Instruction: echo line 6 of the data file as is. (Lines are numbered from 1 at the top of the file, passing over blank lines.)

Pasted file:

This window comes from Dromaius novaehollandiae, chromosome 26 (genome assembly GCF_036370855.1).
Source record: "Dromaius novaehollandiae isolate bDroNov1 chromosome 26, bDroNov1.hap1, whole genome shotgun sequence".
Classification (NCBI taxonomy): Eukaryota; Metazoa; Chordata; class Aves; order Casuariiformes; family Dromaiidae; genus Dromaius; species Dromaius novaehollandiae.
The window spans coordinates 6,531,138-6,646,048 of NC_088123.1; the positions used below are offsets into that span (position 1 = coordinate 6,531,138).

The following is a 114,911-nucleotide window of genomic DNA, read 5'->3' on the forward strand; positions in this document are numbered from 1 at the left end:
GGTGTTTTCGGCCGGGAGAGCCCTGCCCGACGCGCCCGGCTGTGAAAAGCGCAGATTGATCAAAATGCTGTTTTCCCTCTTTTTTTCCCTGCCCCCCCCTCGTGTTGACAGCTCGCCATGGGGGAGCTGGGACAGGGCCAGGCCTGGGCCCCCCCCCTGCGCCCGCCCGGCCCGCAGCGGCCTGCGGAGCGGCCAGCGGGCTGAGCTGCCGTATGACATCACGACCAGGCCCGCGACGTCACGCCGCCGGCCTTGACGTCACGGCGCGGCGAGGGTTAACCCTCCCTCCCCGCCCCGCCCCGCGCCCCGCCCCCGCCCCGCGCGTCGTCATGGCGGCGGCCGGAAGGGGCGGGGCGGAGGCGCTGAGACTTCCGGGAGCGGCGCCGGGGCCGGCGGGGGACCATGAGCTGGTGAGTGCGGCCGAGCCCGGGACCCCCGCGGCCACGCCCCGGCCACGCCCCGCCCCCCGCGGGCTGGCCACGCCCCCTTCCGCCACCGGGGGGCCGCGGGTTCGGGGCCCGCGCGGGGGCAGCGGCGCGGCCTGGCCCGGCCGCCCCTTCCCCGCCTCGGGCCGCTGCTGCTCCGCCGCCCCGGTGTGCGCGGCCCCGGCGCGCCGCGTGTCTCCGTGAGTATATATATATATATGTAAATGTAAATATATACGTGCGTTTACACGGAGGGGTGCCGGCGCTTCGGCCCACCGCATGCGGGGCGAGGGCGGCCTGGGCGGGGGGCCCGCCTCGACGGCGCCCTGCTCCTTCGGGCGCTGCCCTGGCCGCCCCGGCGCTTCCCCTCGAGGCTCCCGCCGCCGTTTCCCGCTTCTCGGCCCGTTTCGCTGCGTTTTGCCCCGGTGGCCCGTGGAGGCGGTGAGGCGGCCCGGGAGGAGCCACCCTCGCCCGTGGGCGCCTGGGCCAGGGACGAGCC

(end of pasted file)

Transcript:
GGTGTTTTCGGCCGGGAGAGCCCTGCCCGACGCGCCCGGCTGTGAAAAGCGCAGATTGATCAAAATGCTGTTTTCCCTCTTTTTTTCCCTGCCCCCCCCTCGTGTTGACAGCTCGCCATGGGGGAGCTGGGACAGGGCCAGGCCTGGGCCCCCCCCCTGCGCCCGCCCGGCCCGCAGCGGCCTGCGGAGCGGCCAGCGGGCTGAGCTGCCGTATGACATCACGACCAGGCCCGCGACGTCACGCCGCCGGCCTTGACGTCACGGCGCGGCGAGGGTTAACCCTCCCTCCCCGCCCCGCCCCGCGCCCCGCCCCCGCCCCGCGCGTCGTCATGGCGGCGGCCGGAAGGGGCGGGGCGGAGGCGCTGAGACTTCCGGGAGCGGCGCCGGGGCCGGCGGGGGACCATGAGCTGGTGAGTGCGGCCGAGCCCGGGACCCCCGCGGCCACGCCCCGGCCACGCCCCGCCCCCCGCGGGCTGGCCACGCCCCCTTCCGCCACCGGGGGGCCGCGGGTTCGGGGCCCGCGCGGGGGCAGCGGCGCGGCCTGGCCCGGCCGCCCCTTCCCCGCCTCGGGCCGCTGCTGCTCCGCCGCCCCGGTGTGCGCGGCCCCGGCGCGCCGCGTGTCTCCGTGAGTATATATATATATATGTAAATGTAAATATATACGTGCGTTTACACGGAGGGGTGCCGGCGCTTCGGCCCACCGCATGCGGGGCGAGGGCGGCCTGGGCGGGGGGCCCGCCTCGACGGCGCCCTGCTCCTTCGGGCGCTGCCCTGGCCGCCCCGGCGCTTCCCCTCGAGGCTCCCGCCGCCGTTTCCCGCTTCTCGGCCCGTTTCGCTGCGTTTTGCCCCGGTGGCCCGTGGAGGCGGTGAGGCGGCCCGGGAGGAGCCACCCTCGCCCGTGGGCGCCTGGGCCAGGGACGAGCC